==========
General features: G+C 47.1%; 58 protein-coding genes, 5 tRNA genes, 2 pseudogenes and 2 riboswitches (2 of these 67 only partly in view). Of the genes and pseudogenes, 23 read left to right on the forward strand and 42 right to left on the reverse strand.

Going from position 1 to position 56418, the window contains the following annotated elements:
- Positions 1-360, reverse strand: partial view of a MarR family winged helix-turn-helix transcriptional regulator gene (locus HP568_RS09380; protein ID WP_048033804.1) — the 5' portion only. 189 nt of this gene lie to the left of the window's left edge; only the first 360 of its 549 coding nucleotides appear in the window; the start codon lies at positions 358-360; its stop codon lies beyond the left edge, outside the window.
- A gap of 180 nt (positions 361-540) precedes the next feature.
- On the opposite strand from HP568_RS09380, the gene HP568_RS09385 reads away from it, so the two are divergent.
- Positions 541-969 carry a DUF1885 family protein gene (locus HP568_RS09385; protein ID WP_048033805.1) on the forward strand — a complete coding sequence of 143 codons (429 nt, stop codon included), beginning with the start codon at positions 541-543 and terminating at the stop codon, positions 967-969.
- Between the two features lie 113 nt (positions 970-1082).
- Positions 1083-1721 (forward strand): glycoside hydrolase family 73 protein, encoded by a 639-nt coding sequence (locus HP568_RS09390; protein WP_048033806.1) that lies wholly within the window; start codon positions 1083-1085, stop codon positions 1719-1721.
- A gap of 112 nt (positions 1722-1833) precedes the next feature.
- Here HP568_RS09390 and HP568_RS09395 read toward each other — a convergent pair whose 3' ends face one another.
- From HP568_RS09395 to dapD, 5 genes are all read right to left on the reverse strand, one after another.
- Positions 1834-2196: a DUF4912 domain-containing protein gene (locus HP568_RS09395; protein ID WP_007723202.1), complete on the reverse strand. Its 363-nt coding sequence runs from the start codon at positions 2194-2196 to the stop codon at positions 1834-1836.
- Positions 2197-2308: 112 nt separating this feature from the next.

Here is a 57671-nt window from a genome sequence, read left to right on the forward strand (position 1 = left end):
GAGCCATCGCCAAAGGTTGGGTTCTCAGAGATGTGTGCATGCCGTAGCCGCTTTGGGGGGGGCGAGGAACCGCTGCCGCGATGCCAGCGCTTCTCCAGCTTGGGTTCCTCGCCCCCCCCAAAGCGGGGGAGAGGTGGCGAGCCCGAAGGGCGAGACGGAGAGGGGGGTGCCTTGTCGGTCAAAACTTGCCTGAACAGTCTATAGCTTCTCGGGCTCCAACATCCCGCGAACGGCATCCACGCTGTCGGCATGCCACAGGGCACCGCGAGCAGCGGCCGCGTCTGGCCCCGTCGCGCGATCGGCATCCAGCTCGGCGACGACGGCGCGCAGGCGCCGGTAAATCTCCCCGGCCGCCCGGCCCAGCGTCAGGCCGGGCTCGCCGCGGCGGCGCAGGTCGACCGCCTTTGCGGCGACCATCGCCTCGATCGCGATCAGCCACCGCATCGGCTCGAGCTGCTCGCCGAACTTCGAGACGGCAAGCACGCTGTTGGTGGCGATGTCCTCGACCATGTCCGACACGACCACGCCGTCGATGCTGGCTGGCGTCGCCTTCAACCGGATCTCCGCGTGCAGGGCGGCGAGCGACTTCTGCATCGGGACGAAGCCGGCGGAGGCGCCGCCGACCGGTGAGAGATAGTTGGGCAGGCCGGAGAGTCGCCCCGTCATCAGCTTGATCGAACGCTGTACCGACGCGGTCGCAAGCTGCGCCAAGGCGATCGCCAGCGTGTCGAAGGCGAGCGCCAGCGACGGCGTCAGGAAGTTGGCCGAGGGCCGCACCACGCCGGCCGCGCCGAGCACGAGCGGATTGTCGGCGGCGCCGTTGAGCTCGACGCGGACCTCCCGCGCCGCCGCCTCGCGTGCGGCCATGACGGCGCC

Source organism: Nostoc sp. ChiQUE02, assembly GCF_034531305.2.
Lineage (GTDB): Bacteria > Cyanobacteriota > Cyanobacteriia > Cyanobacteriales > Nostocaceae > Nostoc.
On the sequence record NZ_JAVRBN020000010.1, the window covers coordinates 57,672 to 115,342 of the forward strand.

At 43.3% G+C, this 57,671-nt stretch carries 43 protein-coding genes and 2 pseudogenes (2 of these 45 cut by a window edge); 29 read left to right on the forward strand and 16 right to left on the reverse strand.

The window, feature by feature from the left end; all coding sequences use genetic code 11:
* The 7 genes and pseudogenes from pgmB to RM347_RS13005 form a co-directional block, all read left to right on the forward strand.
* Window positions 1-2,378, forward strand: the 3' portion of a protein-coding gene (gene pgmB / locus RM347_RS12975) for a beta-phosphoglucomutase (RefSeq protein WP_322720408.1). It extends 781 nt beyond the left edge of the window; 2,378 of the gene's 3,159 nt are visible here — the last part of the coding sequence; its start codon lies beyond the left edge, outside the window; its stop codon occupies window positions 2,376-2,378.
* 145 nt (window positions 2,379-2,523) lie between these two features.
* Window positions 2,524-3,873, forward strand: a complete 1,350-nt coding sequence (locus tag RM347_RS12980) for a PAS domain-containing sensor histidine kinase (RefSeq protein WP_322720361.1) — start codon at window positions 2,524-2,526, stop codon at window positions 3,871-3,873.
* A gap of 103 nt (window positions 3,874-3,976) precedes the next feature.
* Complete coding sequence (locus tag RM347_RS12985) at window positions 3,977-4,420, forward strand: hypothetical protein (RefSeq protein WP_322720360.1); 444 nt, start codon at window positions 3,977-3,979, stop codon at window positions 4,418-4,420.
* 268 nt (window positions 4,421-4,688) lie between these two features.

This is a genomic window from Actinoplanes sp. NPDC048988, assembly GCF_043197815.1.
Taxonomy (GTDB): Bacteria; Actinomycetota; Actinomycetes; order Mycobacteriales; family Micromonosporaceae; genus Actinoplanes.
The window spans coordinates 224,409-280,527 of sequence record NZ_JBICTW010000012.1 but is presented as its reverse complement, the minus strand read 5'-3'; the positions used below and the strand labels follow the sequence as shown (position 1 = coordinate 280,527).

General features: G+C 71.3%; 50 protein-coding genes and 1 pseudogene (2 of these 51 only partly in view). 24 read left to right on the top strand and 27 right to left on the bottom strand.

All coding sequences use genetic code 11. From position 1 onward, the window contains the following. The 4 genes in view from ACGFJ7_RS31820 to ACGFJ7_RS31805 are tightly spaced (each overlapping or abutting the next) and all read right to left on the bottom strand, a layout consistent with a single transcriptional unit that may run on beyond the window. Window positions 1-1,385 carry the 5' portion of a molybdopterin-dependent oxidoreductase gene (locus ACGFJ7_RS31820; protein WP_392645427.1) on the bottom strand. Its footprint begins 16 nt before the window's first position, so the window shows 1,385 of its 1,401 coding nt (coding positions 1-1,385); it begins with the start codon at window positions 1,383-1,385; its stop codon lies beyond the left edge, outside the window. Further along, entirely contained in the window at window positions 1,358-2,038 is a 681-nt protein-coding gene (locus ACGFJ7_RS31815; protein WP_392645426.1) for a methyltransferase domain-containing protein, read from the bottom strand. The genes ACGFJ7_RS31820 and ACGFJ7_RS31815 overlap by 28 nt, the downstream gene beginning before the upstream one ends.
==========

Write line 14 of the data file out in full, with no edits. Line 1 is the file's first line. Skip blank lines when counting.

Here is a 57671-nt window from a genome sequence, read left to right on the forward strand (position 1 = left end):